The minister said a reason to change to the grant structure is to ensure students of low-income households have access to the programs at no charge and said when institutions have a free program, “people will come and go from the program”.

“When they’re paying a small amount of tuition and when they’re above the income threshold, they’re more inclined to complete the course,” he said, adding he said, adding free programs have higher dropout rates. “That’s always the case with free programs. It’s the case in European universities it’s the case with every free program.”

The upgrading program is for those who have already completed high school who want to upgrade their grades, he said.

“Anyone who has not completed high school can get this for free regardless of their income in the K-12 system.”

For more information about upgrading programs or to find out about the grant application process, visit


Just Posted

Fernie misses mark for Hockeyville final four

Residents of Fernie were surprised Saturday night, when the final four communities… Continue reading

Fernie local apprehended after break and enter

An eagle-eyed resident has helped Elk Valley police nab an alleged burgler.… Continue reading

Former Riders coach reflects

Mohr looking for new opportunities after contract ends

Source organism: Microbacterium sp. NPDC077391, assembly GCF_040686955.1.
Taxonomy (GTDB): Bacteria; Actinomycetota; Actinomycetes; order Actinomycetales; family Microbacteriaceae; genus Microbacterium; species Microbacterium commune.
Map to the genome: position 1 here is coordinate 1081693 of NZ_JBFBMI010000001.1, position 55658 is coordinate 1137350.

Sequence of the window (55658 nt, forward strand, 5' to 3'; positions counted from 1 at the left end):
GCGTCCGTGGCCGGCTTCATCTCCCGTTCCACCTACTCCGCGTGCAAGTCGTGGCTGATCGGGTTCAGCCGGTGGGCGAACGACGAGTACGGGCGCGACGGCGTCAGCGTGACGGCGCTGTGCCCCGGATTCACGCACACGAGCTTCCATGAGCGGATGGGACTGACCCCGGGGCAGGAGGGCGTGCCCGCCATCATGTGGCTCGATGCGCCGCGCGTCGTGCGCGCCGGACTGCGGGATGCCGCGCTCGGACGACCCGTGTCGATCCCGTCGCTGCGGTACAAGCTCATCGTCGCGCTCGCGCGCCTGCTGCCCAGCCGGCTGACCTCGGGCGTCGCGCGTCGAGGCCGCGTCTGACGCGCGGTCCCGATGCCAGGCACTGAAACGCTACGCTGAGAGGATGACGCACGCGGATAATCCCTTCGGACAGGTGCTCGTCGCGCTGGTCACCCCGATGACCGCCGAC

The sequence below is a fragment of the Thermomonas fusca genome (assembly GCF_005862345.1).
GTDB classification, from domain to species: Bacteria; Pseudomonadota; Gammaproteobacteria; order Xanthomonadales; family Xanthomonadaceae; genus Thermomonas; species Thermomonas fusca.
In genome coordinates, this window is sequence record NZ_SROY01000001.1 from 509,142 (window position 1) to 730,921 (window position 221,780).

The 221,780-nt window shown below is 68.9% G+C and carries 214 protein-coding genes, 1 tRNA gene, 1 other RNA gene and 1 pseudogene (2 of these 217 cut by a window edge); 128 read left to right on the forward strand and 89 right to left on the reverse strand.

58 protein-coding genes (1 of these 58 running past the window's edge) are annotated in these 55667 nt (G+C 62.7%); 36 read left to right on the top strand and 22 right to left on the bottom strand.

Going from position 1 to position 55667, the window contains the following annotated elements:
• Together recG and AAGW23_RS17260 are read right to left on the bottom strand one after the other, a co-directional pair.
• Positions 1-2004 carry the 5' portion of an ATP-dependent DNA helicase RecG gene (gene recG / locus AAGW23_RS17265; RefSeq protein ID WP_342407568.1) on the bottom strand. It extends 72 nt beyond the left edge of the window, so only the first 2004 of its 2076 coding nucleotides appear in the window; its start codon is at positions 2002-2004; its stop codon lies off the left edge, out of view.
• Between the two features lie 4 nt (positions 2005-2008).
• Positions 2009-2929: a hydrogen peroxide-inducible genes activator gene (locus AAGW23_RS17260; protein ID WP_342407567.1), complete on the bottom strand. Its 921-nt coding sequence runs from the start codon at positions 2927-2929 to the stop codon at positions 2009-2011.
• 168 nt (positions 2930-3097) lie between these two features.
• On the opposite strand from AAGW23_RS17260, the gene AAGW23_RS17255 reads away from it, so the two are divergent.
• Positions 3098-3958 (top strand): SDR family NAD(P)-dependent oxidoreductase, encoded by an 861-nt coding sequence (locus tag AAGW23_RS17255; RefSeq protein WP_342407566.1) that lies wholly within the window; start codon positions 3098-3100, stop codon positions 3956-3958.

Athletes ready for world stage

Three Fernie athletes to compete in the world’s biggest junior freeride competition.

Hydro prices to surge

Elk Valley businesses brace for 3 per cent Hydro rate increase.

Ottawa proposes restricted pot labels, packages

Packaging will include red stop sign with marijuana leaf and ‘THC’

B.C. Scientists witness first-ever documented killer whale infanticide

“It’s horrifying and fascinating at the same time.”

Okanagan Falls winery showing international photo project

Liquidity Wines will be sole Canadian show of National Geographic’s Photo Ark

Lawyer for one suspect in beating of man with autism says he’s not guilty

Ronjot Singh Dhami will turn himself in, lawyer said

Liberals awarded $100,000 contract to man at centre of Facebook data controversy

Christopher Wylie says his voter-profiling company collected private information from 50 million Facebook users

Facebook’s Zuckerberg admits mistakes in privacy scandal

Zuckerberg admits to privacy scandal involving a Trump-connected data-mining firm, but no apology

UPDATE: Former B.C. city councillor sentenced nine months for sexual assault

Dave Murray, convicted this past fall, hired a private investigator to intrude on the victim’s life.

Online threat to U.S. high school traced to Canadian teen

A 14-year-old girl has been charged in connection with an online threat against a high school

Vaping device overheats, burns down home on Vancouver Island

Nanaimo Fire Rescue says units could cause fires in other homes and even aircraft

Most Read